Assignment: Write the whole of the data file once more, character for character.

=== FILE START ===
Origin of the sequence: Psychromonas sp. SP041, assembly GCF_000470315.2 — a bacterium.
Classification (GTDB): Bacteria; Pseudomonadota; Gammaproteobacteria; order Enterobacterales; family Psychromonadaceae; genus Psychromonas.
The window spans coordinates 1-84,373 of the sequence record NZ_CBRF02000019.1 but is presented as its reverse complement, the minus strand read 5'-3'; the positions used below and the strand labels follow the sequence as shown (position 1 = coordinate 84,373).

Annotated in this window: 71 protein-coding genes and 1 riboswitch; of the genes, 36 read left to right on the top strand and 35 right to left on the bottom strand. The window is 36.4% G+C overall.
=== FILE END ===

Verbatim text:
Origin of the sequence: Psychromonas sp. SP041, assembly GCF_000470315.2 — a bacterium.
Classification (GTDB): Bacteria; Pseudomonadota; Gammaproteobacteria; order Enterobacterales; family Psychromonadaceae; genus Psychromonas.
The window spans coordinates 1-84,373 of the sequence record NZ_CBRF02000019.1 but is presented as its reverse complement, the minus strand read 5'-3'; the positions used below and the strand labels follow the sequence as shown (position 1 = coordinate 84,373).

Annotated in this window: 71 protein-coding genes and 1 riboswitch; of the genes, 36 read left to right on the top strand and 35 right to left on the bottom strand. The window is 36.4% G+C overall.